live comedy review: frank woodley, seymour centre, 3 may 2012
Bemusement Park started rather curiously with the announcement of the winner of the Olympic 400m sprint. The gold medal holder was, of course, Frank Woodley who entered the stage in head-to-toe Lycra à la Cathy Freeman. He then proceeded to take the body suit off in a moment reminiscent of Mr. Bean taking off his underpants over his trousers. Woodley struggled on like a green monster in what was easily the most fun and ridiculous start to any show from the festival. Like his previous performances with sidekick, Colin Lane, he was self-deprecating as he said: “You’ve gotta rehearse for months and months to…look this s**t!”
Woodley joked that as a child he had gotten a chameleon for a pet in what was really an empty cage. But if there was one of these animals in the room that night, then that honour should’ve been given to the headliner, or Rank Woodley as the sign said. Bemusement Park was an all-singing, all-dancing affair that was peppered with Woodley’s physical comedy, juvenile jokes and improvisation. The sheer depth of variety meant there was a little something for everyone, even though most people would find themselves gravitating to and enjoying one particular style of humour over another.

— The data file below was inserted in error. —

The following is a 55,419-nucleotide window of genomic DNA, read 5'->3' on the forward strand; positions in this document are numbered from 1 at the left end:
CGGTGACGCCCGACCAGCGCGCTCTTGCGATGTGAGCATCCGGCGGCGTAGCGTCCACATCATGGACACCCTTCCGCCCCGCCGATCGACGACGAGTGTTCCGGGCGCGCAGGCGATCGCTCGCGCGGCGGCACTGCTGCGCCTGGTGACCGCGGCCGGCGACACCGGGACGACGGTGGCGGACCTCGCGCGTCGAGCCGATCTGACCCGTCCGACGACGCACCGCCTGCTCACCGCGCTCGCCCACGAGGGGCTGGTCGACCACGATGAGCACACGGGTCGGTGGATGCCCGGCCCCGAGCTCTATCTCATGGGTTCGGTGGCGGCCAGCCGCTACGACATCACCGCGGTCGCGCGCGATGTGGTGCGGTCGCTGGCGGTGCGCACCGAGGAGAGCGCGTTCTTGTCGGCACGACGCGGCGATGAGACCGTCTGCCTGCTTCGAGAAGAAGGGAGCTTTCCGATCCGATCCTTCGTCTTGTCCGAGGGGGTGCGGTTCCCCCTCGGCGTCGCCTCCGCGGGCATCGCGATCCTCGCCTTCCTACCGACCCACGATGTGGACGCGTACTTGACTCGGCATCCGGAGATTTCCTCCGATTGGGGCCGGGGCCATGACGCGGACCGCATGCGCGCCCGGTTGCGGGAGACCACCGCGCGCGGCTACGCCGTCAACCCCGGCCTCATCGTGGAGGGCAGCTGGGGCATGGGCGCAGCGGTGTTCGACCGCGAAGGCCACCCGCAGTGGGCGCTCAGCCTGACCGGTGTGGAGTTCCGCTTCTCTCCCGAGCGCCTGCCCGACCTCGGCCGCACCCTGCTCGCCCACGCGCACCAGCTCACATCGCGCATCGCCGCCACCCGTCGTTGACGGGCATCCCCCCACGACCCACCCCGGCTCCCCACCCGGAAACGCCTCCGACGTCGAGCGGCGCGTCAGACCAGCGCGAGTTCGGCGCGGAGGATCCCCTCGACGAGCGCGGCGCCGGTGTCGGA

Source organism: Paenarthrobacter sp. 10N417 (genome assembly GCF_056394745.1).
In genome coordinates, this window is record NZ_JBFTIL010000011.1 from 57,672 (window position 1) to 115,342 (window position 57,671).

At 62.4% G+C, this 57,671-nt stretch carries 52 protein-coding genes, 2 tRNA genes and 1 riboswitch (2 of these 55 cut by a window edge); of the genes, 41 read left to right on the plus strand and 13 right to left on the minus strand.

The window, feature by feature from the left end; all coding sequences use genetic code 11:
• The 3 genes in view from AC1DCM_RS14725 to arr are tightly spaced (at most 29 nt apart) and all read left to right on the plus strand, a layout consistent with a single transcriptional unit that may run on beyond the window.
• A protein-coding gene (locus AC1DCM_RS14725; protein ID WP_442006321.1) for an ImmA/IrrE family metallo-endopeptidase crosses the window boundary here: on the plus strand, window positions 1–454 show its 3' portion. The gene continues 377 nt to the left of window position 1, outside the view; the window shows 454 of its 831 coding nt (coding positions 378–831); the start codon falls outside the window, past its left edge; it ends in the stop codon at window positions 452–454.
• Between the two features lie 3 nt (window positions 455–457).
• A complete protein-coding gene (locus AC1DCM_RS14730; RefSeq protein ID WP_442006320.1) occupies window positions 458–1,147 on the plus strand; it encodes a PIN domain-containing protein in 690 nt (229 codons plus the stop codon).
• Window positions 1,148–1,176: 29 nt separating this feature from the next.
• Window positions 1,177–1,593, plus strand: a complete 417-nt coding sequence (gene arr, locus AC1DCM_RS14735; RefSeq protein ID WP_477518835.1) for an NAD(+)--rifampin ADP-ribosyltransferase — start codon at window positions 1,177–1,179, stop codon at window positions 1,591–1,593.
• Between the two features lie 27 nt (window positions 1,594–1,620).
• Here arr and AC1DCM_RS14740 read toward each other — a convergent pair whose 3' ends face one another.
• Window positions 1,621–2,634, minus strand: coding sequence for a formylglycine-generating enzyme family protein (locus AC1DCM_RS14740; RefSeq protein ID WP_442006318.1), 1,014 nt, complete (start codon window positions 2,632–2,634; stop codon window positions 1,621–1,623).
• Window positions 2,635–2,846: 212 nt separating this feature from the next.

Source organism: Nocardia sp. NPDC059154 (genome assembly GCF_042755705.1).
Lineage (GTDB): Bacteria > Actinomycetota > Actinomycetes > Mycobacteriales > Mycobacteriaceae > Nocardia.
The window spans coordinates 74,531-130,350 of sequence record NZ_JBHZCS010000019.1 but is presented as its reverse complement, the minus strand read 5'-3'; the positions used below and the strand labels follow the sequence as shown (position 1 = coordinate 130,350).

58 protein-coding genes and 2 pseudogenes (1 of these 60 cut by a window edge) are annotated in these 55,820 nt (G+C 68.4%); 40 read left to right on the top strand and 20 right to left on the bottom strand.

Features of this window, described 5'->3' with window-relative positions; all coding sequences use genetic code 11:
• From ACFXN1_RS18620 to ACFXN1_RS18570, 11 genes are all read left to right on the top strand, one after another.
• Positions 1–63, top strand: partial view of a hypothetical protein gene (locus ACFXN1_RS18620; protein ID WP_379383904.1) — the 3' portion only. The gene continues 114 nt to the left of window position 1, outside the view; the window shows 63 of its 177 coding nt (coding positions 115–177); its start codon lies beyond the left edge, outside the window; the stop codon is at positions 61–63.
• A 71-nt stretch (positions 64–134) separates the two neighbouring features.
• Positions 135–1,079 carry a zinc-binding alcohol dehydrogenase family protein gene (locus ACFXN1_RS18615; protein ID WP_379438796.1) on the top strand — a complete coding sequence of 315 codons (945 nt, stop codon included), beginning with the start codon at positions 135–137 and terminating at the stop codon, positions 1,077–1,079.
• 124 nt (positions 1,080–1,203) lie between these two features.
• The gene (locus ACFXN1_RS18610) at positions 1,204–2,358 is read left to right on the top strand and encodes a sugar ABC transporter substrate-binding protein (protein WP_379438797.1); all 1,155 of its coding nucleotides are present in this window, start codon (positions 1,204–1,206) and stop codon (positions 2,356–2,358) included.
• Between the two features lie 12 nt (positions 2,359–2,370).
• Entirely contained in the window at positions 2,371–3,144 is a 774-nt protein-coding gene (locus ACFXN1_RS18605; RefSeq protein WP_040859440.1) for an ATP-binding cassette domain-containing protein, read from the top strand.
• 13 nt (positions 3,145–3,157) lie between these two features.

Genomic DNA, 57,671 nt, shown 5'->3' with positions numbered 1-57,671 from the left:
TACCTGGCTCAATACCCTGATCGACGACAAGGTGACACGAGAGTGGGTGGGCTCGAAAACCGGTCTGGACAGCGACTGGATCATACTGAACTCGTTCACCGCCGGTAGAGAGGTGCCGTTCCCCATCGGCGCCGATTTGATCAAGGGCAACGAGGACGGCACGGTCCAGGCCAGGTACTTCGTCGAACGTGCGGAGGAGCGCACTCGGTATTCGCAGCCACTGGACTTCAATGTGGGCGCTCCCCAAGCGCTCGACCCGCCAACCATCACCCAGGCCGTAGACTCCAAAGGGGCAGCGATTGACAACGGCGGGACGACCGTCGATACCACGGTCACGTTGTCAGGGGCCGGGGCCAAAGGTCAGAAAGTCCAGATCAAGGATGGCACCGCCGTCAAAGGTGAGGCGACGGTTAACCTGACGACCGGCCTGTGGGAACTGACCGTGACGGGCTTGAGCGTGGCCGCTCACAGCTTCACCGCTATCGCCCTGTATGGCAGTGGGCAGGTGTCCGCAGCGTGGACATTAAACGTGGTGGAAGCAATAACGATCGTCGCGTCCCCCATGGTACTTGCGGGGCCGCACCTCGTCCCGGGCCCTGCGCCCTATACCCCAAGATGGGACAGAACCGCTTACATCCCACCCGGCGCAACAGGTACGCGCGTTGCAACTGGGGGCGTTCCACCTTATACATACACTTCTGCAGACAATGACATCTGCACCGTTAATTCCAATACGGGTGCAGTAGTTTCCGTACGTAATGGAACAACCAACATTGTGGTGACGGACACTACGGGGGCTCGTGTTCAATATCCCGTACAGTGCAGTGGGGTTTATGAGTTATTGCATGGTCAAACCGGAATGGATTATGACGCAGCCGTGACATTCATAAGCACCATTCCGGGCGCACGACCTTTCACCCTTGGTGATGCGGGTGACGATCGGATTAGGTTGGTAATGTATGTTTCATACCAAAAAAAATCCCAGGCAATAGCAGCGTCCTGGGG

Woodley’s sign was “Charmingly shambolic” and if ever there was a description for this entertainer, then this was it. His stage persona seems to be a mix of big kid, class clown, hapless idiot and musical nice guy. It makes for thoroughly enjoyable viewing and ultimately leaves you rooting for the little, suited guy with the hands of a surgeon.
Bemusement Park was a personal affair where this charming and personable man-child drew laughs from some animal tales. Consider: being attacked by a green fluff ball that was essentially a Furby and then later on getting his own back by impersonating a chimp, a meerkat and then the two taking off each other. There was a story about an uncomfortable, outdoor toilet experience that was played up rather excessively, but it did leave the audience with a funny mental image at the very end.
The fans that have enjoyed Woodley’s recent TV show would enjoy this charming and quaint comedy gig. Bemusement Park was a slow-burning affair that dealt with some personal anecdotes from Woodley’s life, one that’s lead him to be labelled a f**kwit and punched in the face, but could easily see him heralded a genius and a sweet brother-in-law and uncle. At times it felt a little like a director’s commentary as Woodley addressed the crowd with pithy asides but all in all, it was an interesting look at this performer’s multifaceted persona and certainly sheds some light on the question, “Where do you get your ideas from?”.